Heines writes that "Humans have occupied Oman for the last ten thousand years. Archaeologists have uncovered settlements near Muscat that date back at least that far."


Given that this culture is ancient and its position in the region is central, it's a no-brainer that My Year in Oman should be considered for any reader interested in Middle Eastern culture and peoples.


Any who pick up the book expecting an entertaining travelogue will be in for a treat: it's so much more, and packs in the depth and attention to detail that doesn't just entertain: it educates. And, after all, that's where Matthew Heines's passion really lies.

D. Donovan, eBook Reviewer, MBR

Book Review: My Year In Oman by Matthew D. Heines

Posted on December 11th, 2014

by Simon Barrett in All News, Book Reviews, Reviews


An American Experience In Arabia During The War On Terror

 Most people today seem to have lost the will to read a book, the world revolves around incomprehensible encoded messages 140 characters in length. So here is the review:

IMHO #MattHeines GR8 book US teacher in #Oman, local ppl ^5, culture dif, h8s uni teaching sys, falls 4 #Indian, 5*

OK, now let’s actually talk about My Year In Oman. Although I deny it if asked, under torture I will admit that I subconsciously put books in genre pigeon holes, however this one eludes my neat filing system, it has so many facets. It is part travelogue, part biting criticism of an education system, part love story, and part reflection of the differences between cultures.

It is September 11 2001, Matthew Heines finds that sleep is eluding him, he catches CNN right as they are showing The Twin Towers of the World Trade Centre with gaping holes in them.

What could a teacher do to fix the obvious rift between the US and the Middle East? No one man is capable of changing the world. Sure many have tried, but few have succeeded, at least not for the better.

For Matthew Heines 9/11 was the perfect storm, for six grueling years he had toiled in the public school system, what a waste of a Masters degree in education. Schools were not interested in teaching, all they were looking for were coaches that could push students to pass standard tests.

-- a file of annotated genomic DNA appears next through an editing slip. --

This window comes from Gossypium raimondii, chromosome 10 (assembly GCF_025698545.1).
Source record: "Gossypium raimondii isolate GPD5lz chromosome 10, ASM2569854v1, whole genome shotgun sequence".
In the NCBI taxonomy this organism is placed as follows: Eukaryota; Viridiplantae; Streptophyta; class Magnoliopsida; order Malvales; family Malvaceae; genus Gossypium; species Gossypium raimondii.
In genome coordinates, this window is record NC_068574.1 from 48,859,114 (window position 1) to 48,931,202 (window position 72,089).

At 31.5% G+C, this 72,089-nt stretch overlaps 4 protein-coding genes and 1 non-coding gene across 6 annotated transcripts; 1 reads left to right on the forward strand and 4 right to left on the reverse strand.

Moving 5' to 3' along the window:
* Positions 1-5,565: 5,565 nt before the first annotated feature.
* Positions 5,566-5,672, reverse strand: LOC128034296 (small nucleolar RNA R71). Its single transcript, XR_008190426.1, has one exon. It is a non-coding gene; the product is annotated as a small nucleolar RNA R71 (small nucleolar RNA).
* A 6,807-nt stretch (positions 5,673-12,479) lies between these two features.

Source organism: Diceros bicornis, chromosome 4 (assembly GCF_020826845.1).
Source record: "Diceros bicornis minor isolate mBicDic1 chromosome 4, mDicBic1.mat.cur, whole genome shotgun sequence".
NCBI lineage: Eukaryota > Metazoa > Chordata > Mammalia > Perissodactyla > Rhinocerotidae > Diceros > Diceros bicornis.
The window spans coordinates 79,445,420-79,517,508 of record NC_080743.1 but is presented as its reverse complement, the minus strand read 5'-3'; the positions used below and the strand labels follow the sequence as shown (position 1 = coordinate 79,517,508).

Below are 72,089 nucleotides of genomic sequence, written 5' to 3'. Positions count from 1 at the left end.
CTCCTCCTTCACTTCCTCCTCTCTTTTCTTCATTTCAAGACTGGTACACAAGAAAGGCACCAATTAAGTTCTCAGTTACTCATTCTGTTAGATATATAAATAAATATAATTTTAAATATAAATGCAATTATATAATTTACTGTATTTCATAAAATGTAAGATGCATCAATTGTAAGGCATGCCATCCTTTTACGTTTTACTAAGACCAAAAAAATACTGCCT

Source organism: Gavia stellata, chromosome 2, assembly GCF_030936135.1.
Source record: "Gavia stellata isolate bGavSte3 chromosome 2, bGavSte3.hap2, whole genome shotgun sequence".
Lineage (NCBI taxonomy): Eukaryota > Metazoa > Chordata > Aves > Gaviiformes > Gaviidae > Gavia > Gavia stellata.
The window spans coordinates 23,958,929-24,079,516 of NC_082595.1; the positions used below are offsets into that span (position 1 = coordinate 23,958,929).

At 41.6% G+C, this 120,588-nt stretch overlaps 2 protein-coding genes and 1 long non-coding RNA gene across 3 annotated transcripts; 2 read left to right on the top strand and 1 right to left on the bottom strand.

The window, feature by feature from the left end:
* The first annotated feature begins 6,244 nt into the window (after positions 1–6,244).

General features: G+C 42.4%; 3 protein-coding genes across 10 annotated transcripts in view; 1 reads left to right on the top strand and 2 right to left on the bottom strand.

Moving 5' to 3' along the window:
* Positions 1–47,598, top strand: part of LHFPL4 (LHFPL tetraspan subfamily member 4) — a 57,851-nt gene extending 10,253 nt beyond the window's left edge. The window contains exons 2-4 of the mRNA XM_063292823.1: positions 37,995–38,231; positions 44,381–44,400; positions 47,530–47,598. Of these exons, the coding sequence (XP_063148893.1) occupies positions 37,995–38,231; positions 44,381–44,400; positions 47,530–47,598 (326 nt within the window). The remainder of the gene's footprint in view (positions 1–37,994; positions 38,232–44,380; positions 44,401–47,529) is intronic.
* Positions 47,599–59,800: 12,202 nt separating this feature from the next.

It was with sadness and a huge amount of empathy that I read this biting criticism of our school system. Teaching alas is a lost art. To me a teacher is someone that imparts the skill to learn, the thirst for knowledge and the ability to think. Not some moron cramming test answers into kids heads.

Within two weeks Matthew had found his calling, teaching English in a University in Oman. What could possibly go wrong?

Actually quite a lot. The school turned out to be a university in name only. The students were indeed of university age however their abilities in the English language were anything but. While this lack of English was a hurdle it was compounded by culture. Many of the students came from wealthy backgrounds and had little enthusiasm for learning, this was compounded by a management philosophy of too rich to fail.

Matthew writes all of this with humor, however it was clearly a less than humorous situation. I have great admiration for the lengths that he went to attempting to motivate his students. Oddly enough this effort seemed to create an air of resentment, not with the students, but with the faculty. New brooms they mused were no more effective than old ones.